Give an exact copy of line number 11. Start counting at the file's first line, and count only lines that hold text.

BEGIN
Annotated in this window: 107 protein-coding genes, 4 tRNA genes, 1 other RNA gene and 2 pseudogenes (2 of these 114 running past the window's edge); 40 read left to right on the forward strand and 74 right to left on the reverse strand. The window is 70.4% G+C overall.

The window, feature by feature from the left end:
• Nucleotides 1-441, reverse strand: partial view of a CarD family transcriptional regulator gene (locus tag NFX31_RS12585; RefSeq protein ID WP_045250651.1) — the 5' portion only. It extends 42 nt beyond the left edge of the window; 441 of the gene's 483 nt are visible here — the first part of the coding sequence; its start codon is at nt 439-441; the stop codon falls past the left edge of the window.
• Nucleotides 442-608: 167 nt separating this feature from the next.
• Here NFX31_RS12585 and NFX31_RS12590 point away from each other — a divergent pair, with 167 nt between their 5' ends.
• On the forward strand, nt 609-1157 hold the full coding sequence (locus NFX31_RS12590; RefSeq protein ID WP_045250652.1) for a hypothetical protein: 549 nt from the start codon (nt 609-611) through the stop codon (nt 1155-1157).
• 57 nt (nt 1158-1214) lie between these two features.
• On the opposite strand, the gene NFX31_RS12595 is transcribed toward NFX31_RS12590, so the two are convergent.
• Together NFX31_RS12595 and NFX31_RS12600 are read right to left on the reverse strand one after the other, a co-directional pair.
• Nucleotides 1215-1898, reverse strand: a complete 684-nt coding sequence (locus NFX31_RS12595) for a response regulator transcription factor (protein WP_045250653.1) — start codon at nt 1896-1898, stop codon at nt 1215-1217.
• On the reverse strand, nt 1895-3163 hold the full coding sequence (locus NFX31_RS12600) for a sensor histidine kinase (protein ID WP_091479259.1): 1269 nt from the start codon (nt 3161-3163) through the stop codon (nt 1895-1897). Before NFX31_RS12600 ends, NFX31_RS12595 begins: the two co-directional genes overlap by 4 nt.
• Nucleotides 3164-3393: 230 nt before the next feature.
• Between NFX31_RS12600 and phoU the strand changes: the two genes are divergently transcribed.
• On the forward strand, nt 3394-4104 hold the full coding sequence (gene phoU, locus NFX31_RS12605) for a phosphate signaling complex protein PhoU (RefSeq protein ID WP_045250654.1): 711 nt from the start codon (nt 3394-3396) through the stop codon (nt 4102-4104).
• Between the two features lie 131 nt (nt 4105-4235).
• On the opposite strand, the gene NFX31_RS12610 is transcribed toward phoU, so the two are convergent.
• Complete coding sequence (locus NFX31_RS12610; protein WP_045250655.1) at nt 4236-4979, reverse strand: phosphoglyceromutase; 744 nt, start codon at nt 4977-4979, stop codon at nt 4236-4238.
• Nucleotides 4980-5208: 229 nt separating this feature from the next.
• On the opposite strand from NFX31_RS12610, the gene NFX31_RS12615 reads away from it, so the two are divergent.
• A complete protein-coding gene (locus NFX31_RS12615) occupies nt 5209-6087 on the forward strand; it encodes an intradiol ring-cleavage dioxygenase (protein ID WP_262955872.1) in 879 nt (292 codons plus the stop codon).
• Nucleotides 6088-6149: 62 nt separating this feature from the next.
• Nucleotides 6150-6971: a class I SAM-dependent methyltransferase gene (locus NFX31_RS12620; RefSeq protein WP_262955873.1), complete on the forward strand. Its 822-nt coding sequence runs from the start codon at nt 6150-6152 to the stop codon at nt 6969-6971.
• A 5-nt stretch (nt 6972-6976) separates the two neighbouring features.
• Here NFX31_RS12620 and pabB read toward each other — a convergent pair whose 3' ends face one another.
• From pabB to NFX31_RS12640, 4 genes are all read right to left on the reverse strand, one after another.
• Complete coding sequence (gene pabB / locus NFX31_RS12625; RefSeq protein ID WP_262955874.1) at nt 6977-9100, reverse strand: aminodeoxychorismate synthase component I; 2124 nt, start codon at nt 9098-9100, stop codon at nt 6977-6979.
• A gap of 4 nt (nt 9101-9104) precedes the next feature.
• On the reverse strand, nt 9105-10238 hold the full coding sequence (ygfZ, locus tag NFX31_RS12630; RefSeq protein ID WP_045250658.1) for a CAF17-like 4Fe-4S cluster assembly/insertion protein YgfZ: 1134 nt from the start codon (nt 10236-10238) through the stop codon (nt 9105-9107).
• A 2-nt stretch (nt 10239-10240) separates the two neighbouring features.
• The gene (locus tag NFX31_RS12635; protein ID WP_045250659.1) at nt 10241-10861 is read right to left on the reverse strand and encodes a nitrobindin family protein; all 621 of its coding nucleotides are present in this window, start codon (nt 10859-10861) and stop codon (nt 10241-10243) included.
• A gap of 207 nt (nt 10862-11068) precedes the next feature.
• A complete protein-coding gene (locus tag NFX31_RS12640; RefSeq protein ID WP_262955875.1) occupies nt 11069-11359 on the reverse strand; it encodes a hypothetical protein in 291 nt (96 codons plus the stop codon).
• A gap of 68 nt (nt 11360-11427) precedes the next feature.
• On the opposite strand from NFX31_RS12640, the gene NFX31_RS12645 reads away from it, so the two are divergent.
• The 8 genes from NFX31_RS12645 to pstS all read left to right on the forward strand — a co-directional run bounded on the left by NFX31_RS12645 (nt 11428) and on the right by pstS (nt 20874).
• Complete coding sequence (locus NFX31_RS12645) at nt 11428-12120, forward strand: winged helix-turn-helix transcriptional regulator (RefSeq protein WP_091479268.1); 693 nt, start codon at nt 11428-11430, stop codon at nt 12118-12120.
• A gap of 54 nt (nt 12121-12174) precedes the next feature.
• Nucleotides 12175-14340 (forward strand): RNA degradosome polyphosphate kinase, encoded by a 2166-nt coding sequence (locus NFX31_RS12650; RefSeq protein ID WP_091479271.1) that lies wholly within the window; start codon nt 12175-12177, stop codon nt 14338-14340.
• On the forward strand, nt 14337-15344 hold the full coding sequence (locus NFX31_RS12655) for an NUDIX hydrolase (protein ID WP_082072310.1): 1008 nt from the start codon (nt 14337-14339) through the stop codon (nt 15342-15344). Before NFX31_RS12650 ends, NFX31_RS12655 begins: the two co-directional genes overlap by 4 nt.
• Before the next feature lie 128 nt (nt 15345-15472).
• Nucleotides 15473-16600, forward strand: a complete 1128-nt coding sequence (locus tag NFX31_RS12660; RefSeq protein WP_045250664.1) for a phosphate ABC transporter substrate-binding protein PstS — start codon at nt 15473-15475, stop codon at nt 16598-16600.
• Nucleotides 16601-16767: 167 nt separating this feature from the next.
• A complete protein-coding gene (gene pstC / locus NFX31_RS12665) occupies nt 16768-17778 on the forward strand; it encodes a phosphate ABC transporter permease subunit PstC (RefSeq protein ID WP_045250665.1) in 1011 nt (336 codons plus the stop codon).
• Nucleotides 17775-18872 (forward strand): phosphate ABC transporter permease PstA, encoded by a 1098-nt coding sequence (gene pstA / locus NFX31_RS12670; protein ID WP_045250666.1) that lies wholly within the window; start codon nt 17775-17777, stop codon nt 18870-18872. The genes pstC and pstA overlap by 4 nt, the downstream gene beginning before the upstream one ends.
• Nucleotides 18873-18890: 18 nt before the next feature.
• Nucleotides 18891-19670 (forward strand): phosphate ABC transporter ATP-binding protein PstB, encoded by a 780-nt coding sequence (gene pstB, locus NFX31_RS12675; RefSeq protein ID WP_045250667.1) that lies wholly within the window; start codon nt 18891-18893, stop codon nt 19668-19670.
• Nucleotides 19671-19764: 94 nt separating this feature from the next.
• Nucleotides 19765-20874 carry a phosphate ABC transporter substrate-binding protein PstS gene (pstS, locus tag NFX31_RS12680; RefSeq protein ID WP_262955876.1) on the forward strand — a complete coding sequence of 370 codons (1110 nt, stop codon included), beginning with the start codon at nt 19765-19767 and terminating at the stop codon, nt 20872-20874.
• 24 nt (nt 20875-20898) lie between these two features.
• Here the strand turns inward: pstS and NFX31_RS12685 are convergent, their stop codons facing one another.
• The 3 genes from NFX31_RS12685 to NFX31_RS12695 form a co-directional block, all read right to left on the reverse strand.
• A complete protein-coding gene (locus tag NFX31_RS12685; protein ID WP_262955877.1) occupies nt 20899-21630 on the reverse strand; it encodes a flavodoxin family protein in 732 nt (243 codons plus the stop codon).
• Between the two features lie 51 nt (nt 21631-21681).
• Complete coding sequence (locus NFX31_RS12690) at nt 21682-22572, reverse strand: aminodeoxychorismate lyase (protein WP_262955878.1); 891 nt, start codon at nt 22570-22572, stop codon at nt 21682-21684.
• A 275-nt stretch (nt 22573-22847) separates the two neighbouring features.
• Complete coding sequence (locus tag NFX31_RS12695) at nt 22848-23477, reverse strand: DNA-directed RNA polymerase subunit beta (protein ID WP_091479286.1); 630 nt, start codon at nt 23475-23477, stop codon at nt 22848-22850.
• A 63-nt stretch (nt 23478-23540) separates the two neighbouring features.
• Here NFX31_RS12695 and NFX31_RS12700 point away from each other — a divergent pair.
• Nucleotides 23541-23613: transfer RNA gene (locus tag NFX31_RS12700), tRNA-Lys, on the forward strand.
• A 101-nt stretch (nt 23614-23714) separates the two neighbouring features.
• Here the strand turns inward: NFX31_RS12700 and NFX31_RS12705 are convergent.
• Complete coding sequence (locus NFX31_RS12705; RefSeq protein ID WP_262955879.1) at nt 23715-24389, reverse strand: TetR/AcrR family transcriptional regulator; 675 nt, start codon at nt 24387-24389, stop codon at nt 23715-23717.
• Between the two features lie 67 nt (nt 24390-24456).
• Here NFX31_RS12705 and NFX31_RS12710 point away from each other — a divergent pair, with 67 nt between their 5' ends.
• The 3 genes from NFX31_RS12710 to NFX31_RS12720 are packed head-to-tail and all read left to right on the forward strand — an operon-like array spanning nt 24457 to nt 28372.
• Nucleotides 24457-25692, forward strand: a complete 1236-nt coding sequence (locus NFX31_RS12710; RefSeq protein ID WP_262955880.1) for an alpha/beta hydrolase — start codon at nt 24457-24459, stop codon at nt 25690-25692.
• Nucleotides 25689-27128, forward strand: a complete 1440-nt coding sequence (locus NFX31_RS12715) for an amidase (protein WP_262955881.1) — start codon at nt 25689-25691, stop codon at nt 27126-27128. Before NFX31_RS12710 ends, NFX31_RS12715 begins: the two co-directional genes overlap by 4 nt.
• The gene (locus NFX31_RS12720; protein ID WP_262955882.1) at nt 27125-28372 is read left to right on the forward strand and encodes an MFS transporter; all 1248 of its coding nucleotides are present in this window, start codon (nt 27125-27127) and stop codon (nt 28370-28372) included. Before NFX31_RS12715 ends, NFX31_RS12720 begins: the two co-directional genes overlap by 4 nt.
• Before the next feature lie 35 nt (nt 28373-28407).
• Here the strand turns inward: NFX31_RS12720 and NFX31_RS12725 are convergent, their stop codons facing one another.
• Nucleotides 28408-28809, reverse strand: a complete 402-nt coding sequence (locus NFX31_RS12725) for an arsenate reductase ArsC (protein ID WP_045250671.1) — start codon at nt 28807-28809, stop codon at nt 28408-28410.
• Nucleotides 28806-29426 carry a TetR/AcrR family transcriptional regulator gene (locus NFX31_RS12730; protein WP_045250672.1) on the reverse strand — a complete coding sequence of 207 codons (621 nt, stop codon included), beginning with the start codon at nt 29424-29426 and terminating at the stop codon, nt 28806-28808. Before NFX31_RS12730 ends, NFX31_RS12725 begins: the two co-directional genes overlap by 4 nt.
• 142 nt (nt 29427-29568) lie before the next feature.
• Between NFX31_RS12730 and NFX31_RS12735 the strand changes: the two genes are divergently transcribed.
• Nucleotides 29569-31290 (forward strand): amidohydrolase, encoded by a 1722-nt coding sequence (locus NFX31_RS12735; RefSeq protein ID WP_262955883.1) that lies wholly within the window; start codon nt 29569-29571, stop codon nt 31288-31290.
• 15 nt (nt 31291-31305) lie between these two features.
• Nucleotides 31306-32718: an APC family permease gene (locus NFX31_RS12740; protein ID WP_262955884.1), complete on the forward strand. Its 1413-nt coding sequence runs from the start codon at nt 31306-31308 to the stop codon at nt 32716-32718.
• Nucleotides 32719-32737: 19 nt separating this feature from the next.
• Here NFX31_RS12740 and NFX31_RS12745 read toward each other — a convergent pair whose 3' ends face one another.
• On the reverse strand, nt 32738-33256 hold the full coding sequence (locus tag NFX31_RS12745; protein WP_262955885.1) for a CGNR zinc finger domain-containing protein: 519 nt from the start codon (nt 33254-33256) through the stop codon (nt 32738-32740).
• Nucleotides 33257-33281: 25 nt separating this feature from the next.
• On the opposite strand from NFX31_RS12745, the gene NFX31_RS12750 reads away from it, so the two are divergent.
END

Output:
• On the reverse strand, nt 1895-3163 hold the full coding sequence (locus NFX31_RS12600) for a sensor histidine kinase (protein ID WP_091479259.1): 1269 nt from the start codon (nt 3161-3163) through the stop codon (nt 1895-1897). Before NFX31_RS12600 ends, NFX31_RS12595 begins: the two co-directional genes overlap by 4 nt.